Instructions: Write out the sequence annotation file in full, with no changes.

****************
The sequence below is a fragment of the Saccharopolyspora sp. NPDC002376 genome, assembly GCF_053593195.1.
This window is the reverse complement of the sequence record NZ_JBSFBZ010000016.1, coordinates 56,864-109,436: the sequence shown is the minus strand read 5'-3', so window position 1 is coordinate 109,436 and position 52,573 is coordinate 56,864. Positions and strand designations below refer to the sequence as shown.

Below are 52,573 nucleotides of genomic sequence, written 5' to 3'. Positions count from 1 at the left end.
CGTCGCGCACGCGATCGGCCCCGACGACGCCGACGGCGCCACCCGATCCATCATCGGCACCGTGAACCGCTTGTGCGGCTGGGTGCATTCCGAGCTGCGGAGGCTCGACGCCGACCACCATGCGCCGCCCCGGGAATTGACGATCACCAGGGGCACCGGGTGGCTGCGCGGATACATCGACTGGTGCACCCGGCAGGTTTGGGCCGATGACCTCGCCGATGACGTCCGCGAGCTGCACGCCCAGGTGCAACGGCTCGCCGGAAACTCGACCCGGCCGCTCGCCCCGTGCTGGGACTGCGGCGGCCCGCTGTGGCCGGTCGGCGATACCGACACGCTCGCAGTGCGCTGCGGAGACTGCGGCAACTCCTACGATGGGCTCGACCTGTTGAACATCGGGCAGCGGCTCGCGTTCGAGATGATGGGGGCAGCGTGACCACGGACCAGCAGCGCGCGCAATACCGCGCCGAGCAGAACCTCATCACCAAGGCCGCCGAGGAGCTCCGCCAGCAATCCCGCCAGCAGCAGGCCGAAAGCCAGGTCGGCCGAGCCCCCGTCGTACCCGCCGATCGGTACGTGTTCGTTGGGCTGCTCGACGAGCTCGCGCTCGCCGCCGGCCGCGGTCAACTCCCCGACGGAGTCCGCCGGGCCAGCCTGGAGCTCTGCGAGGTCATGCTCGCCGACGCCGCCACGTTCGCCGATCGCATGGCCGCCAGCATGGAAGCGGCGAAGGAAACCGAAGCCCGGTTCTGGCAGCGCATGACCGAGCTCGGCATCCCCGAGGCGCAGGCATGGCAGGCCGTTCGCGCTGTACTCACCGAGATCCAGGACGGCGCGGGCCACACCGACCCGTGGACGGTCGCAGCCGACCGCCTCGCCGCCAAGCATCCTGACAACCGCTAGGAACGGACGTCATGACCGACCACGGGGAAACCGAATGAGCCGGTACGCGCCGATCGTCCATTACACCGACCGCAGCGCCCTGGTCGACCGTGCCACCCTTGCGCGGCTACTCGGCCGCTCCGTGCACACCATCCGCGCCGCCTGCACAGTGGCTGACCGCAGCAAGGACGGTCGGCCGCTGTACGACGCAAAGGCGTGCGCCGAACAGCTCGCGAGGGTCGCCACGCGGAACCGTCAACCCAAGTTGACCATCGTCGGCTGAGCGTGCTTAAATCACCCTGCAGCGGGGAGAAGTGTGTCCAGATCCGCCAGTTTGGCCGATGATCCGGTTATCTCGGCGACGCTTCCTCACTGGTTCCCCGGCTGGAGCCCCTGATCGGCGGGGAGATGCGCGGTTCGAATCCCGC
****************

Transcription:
The sequence below is a fragment of the Saccharopolyspora sp. NPDC002376 genome, assembly GCF_053593195.1.
This window is the reverse complement of the sequence record NZ_JBSFBZ010000016.1, coordinates 56,864-109,436: the sequence shown is the minus strand read 5'-3', so window position 1 is coordinate 109,436 and position 52,573 is coordinate 56,864. Positions and strand designations below refer to the sequence as shown.

Below are 52,573 nucleotides of genomic sequence, written 5' to 3'. Positions count from 1 at the left end.
CGTCGCGCACGCGATCGGCCCCGACGACGCCGACGGCGCCACCCGATCCATCATCGGCACCGTGAACCGCTTGTGCGGCTGGGTGCATTCCGAGCTGCGGAGGCTCGACGCCGACCACCATGCGCCGCCCCGGGAATTGACGATCACCAGGGGCACCGGGTGGCTGCGCGGATACATCGACTGGTGCACCCGGCAGGTTTGGGCCGATGACCTCGCCGATGACGTCCGCGAGCTGCACGCCCAGGTGCAACGGCTCGCCGGAAACTCGACCCGGCCGCTCGCCCCGTGCTGGGACTGCGGCGGCCCGCTGTGGCCGGTCGGCGATACCGACACGCTCGCAGTGCGCTGCGGAGACTGCGGCAACTCCTACGATGGGCTCGACCTGTTGAACATCGGGCAGCGGCTCGCGTTCGAGATGATGGGGGCAGCGTGACCACGGACCAGCAGCGCGCGCAATACCGCGCCGAGCAGAACCTCATCACCAAGGCCGCCGAGGAGCTCCGCCAGCAATCCCGCCAGCAGCAGGCCGAAAGCCAGGTCGGCCGAGCCCCCGTCGTACCCGCCGATCGGTACGTGTTCGTTGGGCTGCTCGACGAGCTCGCGCTCGCCGCCGGCCGCGGTCAACTCCCCGACGGAGTCCGCCGGGCCAGCCTGGAGCTCTGCGAGGTCATGCTCGCCGACGCCGCCACGTTCGCCGATCGCATGGCCGCCAGCATGGAAGCGGCGAAGGAAACCGAAGCCCGGTTCTGGCAGCGCATGACCGAGCTCGGCATCCCCGAGGCGCAGGCATGGCAGGCCGTTCGCGCTGTACTCACCGAGATCCAGGACGGCGCGGGCCACACCGACCCGTGGACGGTCGCAGCCGACCGCCTCGCCGCCAAGCATCCTGACAACCGCTAGGAACGGACGTCATGACCGACCACGGGGAAACCGAATGAGCCGGTACGCGCCGATCGTCCATTACACCGACCGCAGCGCCCTGGTCGACCGTGCCACCCTTGCGCGGCTACTCGGCCGCTCCGTGCACACCATCCGCGCCGCCTGCACAGTGGCTGACCGCAGCAAGGACGGTCGGCCGCTGTACGACGCAAAGGCGTGCGCCGAACAGCTCGCGAGGGTCGCCACGCGGAACCGTCAACCCAAGTTGACCATCGTCGGCTGAGCGTGCTTAAATCACCCTGCAGCGGGGAGAAGTGTGTCCAGATCCGCCAGTTTGGCCGATGATCCGGTTATCTCGGCGACGCTTCCTCACTGGTTCCCCGGCTGGAGCCCCTGATCGGCGGGGAGATGCGCGGTTCGAATCCCGC